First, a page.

Federal Reserve officials said on Tuesday they are vigilant of the ways that higher inflation can affect U.S. households and dampen consumer sentiment and want to get it under control.
While wages are rising for some workers, consumer sentiment is down to a “level that you might associate with a recession,” said Richmond Fed President Thomas Barkin, citing the consumer sentiment survey from the University of Michigan.
“I think that’s very much because of the impact that prices have on people,” including those who spend a significant part of their pay on food and gas, Barkin said during a virtual panel organized by the Fed.
Atlanta Fed President Raphael Bostic said the central bank aims for low inflation because it doesn’t want households to stress about rising prices. “That’s one of the reasons why, you know, I think you’ve heard from all of us concerns about the higher levels of inflation that we’ve seen recently and the need to get that back under control,” Bostic said.
The Fed this month began to reduce the pace of its monthly asset purchases, the first step in scaling back the support offered to the U.S. economy during the pandemic. Fed officials would like to wind down the bond purchases before they raise interest rates.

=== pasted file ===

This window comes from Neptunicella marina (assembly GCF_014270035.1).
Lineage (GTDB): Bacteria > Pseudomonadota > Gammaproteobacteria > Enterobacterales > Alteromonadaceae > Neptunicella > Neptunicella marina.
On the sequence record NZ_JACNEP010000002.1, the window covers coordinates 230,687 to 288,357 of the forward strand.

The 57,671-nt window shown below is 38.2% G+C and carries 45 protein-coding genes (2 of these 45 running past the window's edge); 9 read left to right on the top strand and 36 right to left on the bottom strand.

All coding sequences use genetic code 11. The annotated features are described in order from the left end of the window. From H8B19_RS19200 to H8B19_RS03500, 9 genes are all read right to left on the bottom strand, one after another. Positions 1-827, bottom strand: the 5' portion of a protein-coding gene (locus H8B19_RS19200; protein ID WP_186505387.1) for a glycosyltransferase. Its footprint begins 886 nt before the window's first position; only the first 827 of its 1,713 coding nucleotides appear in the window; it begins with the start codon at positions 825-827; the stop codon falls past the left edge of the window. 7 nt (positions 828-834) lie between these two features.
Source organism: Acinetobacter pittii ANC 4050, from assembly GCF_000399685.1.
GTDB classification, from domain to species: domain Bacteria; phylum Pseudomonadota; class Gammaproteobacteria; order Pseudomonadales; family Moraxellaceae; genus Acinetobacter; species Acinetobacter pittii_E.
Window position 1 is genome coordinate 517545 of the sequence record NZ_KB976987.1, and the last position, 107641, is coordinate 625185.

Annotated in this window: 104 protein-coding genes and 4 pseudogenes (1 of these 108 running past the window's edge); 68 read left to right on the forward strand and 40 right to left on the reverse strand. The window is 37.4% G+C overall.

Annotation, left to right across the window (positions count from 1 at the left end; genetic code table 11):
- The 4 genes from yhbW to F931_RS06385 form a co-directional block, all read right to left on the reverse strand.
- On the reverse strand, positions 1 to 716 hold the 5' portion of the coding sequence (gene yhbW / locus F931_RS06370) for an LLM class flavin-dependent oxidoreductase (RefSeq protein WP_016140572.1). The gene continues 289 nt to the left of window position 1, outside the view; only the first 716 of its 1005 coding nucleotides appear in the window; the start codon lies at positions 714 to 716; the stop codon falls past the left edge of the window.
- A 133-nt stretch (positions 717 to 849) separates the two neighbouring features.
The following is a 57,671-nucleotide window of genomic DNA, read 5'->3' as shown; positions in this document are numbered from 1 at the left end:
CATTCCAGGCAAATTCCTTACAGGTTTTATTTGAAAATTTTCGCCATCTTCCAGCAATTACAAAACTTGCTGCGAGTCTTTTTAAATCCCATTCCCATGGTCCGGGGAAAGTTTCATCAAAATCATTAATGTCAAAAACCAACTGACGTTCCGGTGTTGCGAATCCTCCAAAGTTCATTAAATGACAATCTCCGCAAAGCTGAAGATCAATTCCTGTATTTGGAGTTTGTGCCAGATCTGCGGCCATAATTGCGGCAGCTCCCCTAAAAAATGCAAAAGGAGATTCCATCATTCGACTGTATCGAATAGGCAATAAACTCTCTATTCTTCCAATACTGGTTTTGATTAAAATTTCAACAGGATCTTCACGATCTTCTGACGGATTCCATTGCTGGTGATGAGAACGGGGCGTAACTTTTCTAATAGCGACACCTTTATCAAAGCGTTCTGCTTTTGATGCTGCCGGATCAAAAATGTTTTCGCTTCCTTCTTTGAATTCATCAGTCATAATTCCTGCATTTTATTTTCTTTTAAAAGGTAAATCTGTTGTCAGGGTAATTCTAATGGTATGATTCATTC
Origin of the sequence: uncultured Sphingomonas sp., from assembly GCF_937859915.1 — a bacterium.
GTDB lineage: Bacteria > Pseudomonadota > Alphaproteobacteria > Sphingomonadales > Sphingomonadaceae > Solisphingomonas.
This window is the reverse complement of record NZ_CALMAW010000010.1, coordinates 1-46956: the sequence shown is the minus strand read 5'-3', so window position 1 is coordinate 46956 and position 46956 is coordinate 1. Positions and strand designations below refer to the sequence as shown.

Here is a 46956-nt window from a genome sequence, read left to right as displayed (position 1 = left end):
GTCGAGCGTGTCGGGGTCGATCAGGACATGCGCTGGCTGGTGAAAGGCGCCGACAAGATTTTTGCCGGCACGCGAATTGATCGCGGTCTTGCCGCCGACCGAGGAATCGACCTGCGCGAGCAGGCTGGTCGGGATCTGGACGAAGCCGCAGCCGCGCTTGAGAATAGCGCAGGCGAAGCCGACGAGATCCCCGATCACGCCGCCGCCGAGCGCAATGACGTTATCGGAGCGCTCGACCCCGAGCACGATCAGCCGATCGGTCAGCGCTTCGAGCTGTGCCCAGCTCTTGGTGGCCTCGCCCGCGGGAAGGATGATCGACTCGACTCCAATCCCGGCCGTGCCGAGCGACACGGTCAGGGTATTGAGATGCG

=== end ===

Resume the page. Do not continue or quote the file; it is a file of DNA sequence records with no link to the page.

Some policymakers say the Fed should be prepared to act in case inflation lasts longer than expected. St. Louis Fed President James Bullard, speaking earlier in the day, said the Fed should “tack in a more hawkish direction” over its next couple of meetings to be prepared in case inflation does not ease.
“If inflation happens to go away we are in great shape for that. If inflation doesn’t go away as quickly as many are currently anticipating it is going to be up to the (Federal Open Market Committee) to keep inflation under control,” Bullard said on Bloomberg Television.